But where and when will this end? Because I have a history of mental health problems, does that mean I can’t do certain jobs that put me in charge of other people? Doctors are more likely to suffer from mental health issues than people in other professions. Are they all suddenly going to get laid off if they admit to suffering from stress, anxiety, or depression? It takes some serious strength to NOT get low when you’re surrounded by illness and death every day. It doesn’t mean those people are weak, and it doesn’t mean they’re suddenly going to decide to stop doing what they can to save lives, and start ending them instead. Mindless, turgid nonsense like the utter manure Morgan decided to spew into the world just makes people look at people like me and think that I’m not just someone who needs more pyjama days than most people, or who spends more time beating myself up about things I’ve done “wrong” than your Average Joe. It makes them think of people like me as potentially unsafe to the community at large, and that’s bollocks. Will people now not want to get in a car I’m driving, in case I suddenly think FUCK THIS SHIT and drive into a wall? It’s ridiculous. Being depressive doesn’t equal being suicidal. There are many types of depression and the difference between less and more severe versions of some illnesses is whether people think about death, in a general way, or whether they plan ways they could end their own lives. In a whole different arena, there is a whole different type of illness for people who plan not only their own lives, but the deaths of many others. I don’t know what you call it – psychopathic? I wish people would also stop calling it terrorism. As far as we all know, there were no political motives for his actions. If it’s not political, it’s not terrorism (according to a definition of terrorism I just looked up because I was getting so confused at the word being thrown around on twitter).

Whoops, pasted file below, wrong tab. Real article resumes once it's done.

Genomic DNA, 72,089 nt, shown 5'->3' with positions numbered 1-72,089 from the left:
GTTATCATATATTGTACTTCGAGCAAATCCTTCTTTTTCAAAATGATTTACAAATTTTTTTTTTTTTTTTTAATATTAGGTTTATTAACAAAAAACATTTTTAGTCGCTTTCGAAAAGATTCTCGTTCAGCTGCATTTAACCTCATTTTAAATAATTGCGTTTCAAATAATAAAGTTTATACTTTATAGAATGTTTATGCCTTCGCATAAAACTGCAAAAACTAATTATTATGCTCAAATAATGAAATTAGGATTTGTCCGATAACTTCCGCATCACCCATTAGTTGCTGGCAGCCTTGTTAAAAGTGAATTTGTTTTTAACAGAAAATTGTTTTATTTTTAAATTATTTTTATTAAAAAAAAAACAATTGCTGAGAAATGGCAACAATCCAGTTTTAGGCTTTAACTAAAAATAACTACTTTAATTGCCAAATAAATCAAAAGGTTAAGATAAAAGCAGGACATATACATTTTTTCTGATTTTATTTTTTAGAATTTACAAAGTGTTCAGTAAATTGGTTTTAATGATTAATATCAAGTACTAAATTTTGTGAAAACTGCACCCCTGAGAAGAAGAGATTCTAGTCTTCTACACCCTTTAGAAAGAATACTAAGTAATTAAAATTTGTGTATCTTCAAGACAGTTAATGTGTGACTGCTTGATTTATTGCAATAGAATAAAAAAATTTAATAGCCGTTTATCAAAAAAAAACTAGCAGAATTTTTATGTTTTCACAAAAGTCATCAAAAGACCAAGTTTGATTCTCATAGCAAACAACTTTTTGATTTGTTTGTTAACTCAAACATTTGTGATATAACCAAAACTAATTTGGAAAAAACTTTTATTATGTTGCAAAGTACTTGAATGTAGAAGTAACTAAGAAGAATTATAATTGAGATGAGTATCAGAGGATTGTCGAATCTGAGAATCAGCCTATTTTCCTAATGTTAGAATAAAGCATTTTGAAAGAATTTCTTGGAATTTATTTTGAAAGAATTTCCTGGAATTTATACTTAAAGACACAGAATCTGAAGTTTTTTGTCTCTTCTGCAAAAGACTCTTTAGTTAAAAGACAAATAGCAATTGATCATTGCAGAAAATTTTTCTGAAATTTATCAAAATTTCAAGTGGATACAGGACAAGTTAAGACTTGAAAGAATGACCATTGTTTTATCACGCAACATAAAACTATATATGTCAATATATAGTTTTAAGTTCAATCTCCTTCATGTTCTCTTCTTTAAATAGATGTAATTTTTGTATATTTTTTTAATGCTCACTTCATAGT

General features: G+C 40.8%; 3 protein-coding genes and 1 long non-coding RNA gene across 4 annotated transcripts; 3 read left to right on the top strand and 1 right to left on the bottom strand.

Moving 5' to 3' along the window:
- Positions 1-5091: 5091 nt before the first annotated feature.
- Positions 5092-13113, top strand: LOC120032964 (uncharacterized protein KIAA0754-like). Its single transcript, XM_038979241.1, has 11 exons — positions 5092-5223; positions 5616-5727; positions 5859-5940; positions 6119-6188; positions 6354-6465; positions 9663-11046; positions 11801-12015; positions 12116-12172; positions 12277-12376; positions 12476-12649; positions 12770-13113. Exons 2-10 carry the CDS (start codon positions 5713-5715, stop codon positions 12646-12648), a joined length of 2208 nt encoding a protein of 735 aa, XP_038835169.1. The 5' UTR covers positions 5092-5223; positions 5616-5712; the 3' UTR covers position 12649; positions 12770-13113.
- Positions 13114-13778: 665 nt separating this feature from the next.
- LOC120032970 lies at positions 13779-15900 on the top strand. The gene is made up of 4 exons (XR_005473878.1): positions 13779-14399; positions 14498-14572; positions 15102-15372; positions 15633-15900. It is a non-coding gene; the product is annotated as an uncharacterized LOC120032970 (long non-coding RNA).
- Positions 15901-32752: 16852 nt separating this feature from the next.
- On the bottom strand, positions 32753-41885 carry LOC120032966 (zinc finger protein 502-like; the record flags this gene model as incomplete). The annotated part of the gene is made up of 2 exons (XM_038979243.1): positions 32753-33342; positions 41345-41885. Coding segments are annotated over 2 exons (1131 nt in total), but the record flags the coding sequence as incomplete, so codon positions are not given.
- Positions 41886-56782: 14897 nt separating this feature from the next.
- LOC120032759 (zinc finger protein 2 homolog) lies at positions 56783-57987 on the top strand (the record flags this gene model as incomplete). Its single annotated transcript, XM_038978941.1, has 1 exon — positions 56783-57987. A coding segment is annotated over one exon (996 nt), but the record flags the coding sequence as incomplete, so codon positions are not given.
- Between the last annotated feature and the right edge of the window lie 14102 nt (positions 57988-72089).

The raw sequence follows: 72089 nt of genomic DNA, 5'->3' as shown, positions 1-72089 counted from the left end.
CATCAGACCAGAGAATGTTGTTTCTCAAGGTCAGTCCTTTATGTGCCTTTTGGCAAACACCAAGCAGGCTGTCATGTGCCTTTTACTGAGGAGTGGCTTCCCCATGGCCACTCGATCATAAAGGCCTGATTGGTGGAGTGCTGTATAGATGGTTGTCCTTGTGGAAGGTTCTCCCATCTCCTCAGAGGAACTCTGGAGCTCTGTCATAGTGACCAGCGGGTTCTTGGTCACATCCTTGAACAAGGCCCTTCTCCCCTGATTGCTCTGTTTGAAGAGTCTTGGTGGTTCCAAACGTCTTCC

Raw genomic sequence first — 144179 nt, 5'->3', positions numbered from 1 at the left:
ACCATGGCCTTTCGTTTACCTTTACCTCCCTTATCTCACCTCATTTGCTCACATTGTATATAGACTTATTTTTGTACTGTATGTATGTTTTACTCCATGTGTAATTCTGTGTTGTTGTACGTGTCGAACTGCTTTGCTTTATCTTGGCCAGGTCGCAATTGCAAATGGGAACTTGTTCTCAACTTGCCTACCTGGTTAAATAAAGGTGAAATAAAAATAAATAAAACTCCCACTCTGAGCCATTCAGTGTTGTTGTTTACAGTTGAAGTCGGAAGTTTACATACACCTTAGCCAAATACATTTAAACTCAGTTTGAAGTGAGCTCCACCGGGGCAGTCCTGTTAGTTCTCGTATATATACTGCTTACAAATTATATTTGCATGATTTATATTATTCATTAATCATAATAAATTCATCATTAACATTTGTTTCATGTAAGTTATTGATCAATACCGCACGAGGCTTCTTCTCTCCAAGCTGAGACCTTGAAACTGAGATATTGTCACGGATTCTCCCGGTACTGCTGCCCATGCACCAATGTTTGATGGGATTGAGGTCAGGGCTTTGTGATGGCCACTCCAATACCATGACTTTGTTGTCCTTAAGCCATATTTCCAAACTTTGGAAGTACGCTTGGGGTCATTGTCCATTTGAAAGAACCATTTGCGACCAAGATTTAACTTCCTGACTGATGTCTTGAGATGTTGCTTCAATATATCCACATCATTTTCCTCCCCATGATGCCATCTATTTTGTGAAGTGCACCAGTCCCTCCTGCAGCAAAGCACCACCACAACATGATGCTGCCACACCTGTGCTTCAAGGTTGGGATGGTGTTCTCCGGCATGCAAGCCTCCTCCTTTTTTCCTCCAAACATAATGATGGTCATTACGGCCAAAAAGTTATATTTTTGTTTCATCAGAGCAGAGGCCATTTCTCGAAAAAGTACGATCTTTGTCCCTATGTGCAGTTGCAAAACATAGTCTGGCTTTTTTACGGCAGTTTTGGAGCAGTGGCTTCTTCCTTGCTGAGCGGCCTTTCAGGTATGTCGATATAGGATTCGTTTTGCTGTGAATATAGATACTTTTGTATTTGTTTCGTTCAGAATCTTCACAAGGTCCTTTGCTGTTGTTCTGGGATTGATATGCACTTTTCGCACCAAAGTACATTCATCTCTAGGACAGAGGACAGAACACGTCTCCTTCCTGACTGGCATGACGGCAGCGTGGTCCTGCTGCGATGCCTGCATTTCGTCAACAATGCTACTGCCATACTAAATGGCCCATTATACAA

This crash is truly terrifying. I can’t stop thinking about the poor pilot, trying desperately to get back into the cockpit and not being able to. Obviously everyone is looking for ways to make sure this never happens again, but the truth is, you’re never going to be able to eliminate all risk. I read something on this for an anthropology course last year, on today’s ‘risk society.’ The general premise is that more and more, in this technological, everything-must-be-accountable age, people don’t expect to have to deal with risk anymore. If something goes wrong, someone must be to blame and that person must be punished. If an epidemic breaks out, it shouldn’t have broken out. Whose fault was it? The rise of social media seems to be making it all a thousand times worse. Someone writes an ill-considered tweet, they’re fired and unemployable. Clearly the case of Andreas Lubitz is completely different: he should be blamed for what happened, and there probably are ways the airlines can increase their security. But there will always be risk. You can’t eliminate everyone who’s ever suffered from any mental illness from doing anything more responsible than working in a café or an office (what if they went on the rampage with hot coffee, or a stapler? Maybe best not to let them leave the house at all). And if you did, you’d be depriving many professions of people who would do those jobs extremely well. And of course, if people don’t want to talk about their depression – which is hardly surprising, especially if people are now going to assume you want to drive lorry loads of people off cliffs – then you won’t be able to cut them out at all. Some idiots are saying that they blame family, or the airline, or whoever, for not spotting that he was mentally unstable, and that even if people try to hide it ‘there are always signs.’ Maybe, if you follow them around 24 hours a day and can hear their thoughts. But otherwise, no. People need to think about what they’re saying, and the media needs to be a bloody sight more responsible in their reporting. And Piers Morgan should never be allowed to express his opinions in public. How on earth does that man still have a job?